Vernor's Ginger Ale was created in Detroit and became the first soda pop made in the United States. In 1862, pharmacist James Vernor was trying to create a new beverage when he was called away to serve our country in the Civil War. When he returned four years later, the drink he had stored in an oak case had acquired a delicious gingery flavor.
The Detroit Zoo was the first zoo in America to feature cageless, open exhibits that allowed the animals freedom to roam.
The Ambassador Bridge was named by Joseph Bower, the person credited with making the bridge a reality, thought the name Detroit-Windsor International Bridge was too long and lacked emotional appeal. Bower wanted to symbolize the visible expression of friendship of two peoples with like ideas and ideals.
Michigan has more than 11,000 inland lakes and more than 36,000 miles
Michigan has 116 lighthouses and navigational lights. Seul Choix Point Lighthouse in Gulliver has been guiding ships since 1895. The working
light also functions as a museum, which houses early 1900's furnishings and maritime artifacts.
Forty of the state's 83 counties adjoin at least one of the Great Lakes.
Michigan is the only state that touches four of the five Great Lakes.
Standing anywhere in Michigan, a person is within 85 miles of one of the Great Lakes.
Michigan includes 56,954 square miles of land area, 1,194 square miles of Inland waters, and 38,575 square miles of Great Lakes water area.
Isle Royal Park shelters one of the largest moose herds remaining in the United States.
Some of the longest bulk freight carriers in the world operate on the
Great Lakes. Ore carriers 1,000 feet long sail Michigan 's inland seas.
The Upper Michigan Copper Country is the largest commercial deposit of native copper in the world.
The 19 chandeliers in the Capitol in Lansing are one-of-a-kind and designed especially for the building by Tiffany's of New York. Weighing between
800-900 pounds apiece they are composed of copper, iron and pewter.
The first auto traffic tunnel built between two nations was the mile-long Detroit-Windsor tunnel under the Detroit River .
The world's first international submarine railway tunnel was opened between
Port Huron, Michigan and Sarnia, Ontario, Canada in 1891.
The nation's first regularly scheduled air passage service began operation between Grand Rapids and Detroit in 1926.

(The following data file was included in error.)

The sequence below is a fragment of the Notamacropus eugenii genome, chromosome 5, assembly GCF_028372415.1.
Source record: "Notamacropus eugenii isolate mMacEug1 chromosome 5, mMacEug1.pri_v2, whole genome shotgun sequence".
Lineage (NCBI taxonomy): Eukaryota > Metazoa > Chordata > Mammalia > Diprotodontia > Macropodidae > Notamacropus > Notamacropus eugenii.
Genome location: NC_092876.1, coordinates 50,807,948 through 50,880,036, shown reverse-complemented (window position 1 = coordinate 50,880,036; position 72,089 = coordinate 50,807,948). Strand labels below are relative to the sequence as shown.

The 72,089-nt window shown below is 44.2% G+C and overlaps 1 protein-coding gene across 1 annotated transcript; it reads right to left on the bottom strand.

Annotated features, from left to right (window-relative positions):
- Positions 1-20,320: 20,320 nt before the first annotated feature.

In 1879, Detroit telephone customers were first in the nation to be assigned phone numbers to facilitate handling calls.
In 1929, the Michigan State Police established the first state police radio system in the world.
DID YOU KNOW THIS ABOUT MICHIGAN?
From 1910 to 1920, Hamtramck grew from 3,589 to 45,615 residents, leading the nation in growth for that period.
During the lumber boom era, the row of saloons that lined Water Street in
Bay City was known as 'Hell's Half Mile.'
In 1936, Escanaba harvested and processed 100,000 sq. ft. of birds eye maple to be used in the English Luxury Liner, the Queen Mary.
When the territory of Michigan was created on Jan. 11, 1805, Detroit was chosen as its capital.
Bagley's Corner was the original name of Bloomfield Hills.
The world's only marble lighthouse (Livingston Lighthouse) is located on
Hog's Hollow was the original name of Utica.
There are over 11,500 lakes in Michigan.
The home offices of Life Savers candy, Beech-Nut Gum, and Squirt soft drinks are in Holland, Michigan.
In 1870, Detroit became the nation's first telephone customers to have assigned phone numbers.
Charles A Lindbergh was born in Detroit on Feb. 4, 1902.
The Stars and Stripes first flew over Michigan soil on July 11, 1796.
In September 1908, William C. Durant organized several independent automobile plants into what was to become General Motors.
Michigan began charging an annual auto license fee of 50 cents in 1915.
Michigan's first police woman began walking the beat in Detroit in 1893.
In 1942, the Davison Freeway in Detroit was completed and became the world's first urban freeway.
The first soft drink, Vernor's Ginger Ale, was introduced by a Detroit Pharmacist, James A. Vernor, in 1866. (There were several 'elixirs' on the market at that time, including what would later be called Coca Cola. These contained alcohol, whereas Vernor's didn't. Thus the name 'soft' drink.)
The intersection of Woodward Avenue and Grand Avenue in Detroit proudly displayed the world's first traffic light in 1915, leaders of 19 countries and
26 States came to check it out in the first six months.
Northland Mall, the world's first shopping mall opened in the Detroit suburb of Southfield in 1954. Newspapers from overseas as well as this country wrote that it would never catch on.
The world's first painted highway center lines were featured in Trenton in 1911.
They were used in other towns and was how Center Line got its name.
Michigan ranks Number One nationally in the production of dog sleds.
The nation's largest indoor/outdoor museum complex is Henry Ford Museum and Greenfield Village.
Opened in 1904, the nation's oldest freshwater aquarium (was) the Belle Isle Aquarium.
The onion is Michigan's largest fresh-market vegetable crop.